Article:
The regulations on dominant companies are highly likely to be toughened to keep the power of large business conglomerates in check.
The Fair Trade Commission (FTC) is pushing to revise the Monopoly Regulation and Fair Trade Act (MRFTA) for the first time in 40 years. A special committee on MRFTA revision is set to hold two public hearings, one at the end of this month and another at early next month, to announce the outlines of an amendment.
At the center of attention is how to define market dominance. Under the current law, a company whose market share exceeds 50 percent is considered to be in a dominant position.
Seoul National University Professor Lee Bong-ui, a member of the special committee, proposes that a company with over 40 percent of market share and two or three companies with a combined market share of more than 60 percent be considered to be in a dominant position.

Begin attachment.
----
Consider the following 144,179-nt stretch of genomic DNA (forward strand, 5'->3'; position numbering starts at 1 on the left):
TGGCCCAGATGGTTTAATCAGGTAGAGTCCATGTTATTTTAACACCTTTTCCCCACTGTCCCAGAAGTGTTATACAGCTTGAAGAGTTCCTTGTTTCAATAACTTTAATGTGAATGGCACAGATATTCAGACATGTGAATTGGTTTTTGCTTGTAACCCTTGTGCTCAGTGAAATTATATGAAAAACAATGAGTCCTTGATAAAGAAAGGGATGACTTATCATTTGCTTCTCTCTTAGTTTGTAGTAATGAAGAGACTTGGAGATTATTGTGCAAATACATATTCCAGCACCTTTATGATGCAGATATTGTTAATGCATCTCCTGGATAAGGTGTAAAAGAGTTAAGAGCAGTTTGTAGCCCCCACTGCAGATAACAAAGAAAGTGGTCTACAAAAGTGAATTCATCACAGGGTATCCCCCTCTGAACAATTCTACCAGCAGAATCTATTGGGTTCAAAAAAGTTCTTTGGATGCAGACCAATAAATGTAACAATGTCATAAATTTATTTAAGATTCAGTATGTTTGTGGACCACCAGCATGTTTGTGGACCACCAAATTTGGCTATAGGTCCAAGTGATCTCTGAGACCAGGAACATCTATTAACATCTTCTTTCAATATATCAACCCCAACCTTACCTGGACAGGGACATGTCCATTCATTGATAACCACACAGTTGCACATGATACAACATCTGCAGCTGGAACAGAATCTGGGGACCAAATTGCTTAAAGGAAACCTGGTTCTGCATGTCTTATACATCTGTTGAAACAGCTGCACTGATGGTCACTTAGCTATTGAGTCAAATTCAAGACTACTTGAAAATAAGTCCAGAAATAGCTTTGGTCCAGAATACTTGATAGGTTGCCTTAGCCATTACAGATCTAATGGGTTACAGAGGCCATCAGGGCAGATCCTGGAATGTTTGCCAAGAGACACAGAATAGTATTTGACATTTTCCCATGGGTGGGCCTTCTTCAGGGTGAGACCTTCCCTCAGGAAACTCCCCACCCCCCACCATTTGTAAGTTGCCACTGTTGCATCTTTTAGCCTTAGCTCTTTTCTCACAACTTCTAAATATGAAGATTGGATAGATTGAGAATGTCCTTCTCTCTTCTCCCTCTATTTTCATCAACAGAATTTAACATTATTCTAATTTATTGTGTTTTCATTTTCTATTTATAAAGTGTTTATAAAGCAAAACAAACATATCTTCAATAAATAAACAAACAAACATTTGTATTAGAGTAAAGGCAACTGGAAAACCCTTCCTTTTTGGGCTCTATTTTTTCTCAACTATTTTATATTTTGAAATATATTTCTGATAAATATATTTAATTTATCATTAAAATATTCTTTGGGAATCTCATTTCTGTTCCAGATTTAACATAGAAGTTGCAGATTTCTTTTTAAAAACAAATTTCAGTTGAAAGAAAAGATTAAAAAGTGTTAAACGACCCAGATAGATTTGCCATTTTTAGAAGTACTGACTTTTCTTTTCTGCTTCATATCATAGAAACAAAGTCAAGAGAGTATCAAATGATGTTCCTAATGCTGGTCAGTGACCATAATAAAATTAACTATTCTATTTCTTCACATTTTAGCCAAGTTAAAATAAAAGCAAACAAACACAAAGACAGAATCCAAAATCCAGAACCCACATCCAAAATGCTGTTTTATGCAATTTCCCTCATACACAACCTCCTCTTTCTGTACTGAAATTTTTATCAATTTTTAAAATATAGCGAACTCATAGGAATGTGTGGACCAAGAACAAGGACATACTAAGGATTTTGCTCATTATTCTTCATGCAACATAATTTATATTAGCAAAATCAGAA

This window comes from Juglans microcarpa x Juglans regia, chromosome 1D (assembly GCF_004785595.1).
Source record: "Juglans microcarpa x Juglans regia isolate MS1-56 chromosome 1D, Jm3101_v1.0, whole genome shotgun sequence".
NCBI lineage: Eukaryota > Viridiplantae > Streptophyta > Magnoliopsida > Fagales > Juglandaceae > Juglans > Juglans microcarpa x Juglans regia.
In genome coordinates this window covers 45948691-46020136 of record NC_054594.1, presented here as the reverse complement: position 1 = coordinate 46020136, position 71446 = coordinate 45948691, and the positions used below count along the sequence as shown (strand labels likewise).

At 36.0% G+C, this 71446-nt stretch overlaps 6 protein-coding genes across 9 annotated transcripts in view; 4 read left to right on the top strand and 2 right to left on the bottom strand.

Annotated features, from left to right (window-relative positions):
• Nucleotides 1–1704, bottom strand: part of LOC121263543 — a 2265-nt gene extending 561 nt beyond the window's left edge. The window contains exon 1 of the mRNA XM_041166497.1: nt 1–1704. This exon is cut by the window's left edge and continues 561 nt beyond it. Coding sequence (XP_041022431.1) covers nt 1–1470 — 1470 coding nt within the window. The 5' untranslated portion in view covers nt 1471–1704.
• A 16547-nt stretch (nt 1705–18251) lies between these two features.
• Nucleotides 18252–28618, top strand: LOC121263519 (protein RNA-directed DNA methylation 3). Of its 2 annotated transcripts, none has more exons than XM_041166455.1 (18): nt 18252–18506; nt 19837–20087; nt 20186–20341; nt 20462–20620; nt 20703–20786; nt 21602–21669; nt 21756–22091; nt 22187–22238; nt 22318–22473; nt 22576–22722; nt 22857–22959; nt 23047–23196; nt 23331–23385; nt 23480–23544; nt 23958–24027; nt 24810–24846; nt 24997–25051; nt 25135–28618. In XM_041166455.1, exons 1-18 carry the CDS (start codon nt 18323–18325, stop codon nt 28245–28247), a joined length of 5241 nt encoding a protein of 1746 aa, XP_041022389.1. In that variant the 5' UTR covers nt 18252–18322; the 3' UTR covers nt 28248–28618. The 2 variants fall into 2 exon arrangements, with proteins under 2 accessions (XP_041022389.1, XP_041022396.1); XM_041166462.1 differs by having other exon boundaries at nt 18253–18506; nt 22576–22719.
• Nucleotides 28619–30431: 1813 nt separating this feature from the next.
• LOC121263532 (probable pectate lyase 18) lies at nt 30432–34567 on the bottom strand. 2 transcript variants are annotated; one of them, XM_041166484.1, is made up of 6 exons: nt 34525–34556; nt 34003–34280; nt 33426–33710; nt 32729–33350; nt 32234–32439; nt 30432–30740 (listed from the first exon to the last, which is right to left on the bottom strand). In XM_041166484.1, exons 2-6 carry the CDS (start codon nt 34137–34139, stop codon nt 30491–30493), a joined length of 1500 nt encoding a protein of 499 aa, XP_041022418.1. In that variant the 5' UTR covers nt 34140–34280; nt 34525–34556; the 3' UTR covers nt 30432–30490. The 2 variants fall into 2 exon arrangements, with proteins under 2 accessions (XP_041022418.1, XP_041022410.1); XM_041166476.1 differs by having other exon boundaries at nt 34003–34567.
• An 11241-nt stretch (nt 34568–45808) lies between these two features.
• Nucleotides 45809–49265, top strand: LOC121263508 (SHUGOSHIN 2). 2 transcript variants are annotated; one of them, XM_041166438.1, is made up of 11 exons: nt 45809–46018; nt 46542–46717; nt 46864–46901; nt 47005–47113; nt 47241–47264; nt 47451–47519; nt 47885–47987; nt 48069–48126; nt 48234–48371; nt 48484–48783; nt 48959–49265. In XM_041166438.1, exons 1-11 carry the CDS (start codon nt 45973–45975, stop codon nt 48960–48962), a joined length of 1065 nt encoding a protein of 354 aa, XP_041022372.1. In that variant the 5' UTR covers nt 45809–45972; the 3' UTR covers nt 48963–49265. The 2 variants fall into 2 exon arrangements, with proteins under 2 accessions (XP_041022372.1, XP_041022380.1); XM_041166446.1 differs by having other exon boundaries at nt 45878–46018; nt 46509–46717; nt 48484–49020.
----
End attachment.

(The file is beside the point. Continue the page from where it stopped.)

In addition, the committee members also suggest that the activities of dominant companies subject to regulations will be expanded. Currently, a dominant company is punished when it determines the price of its product or service unfairly. The committee proposes that a dominant company be banned from unfairly controlling the sales of its product or service.
The committee is also likely to change the criteria for designating large business groups. Currently, the FTC designates an enterprise with more than 10 trillion won (US$9.1 billion) of assets as a “large business group” and an enterprise with assets between 5 trillion won (US$4.55 billion) to 10 trillion won as a “semi-large business group." These business groups are subject to a set of restrictions, including the ban on circular shareholdings and sweetheart deals among subsidiaries. Kyungpook University Professor Shin Young-soo, another member of the special committee, said, “The designation needs to be based on the share of an enterprise’s assets in Korea’s gross domestic product. For instance, we can designate an enterprise a large business group when its share of GDP exceeds 0.5 percent. However, we need to discuss more on what percentage of GDP will trigger the designation.”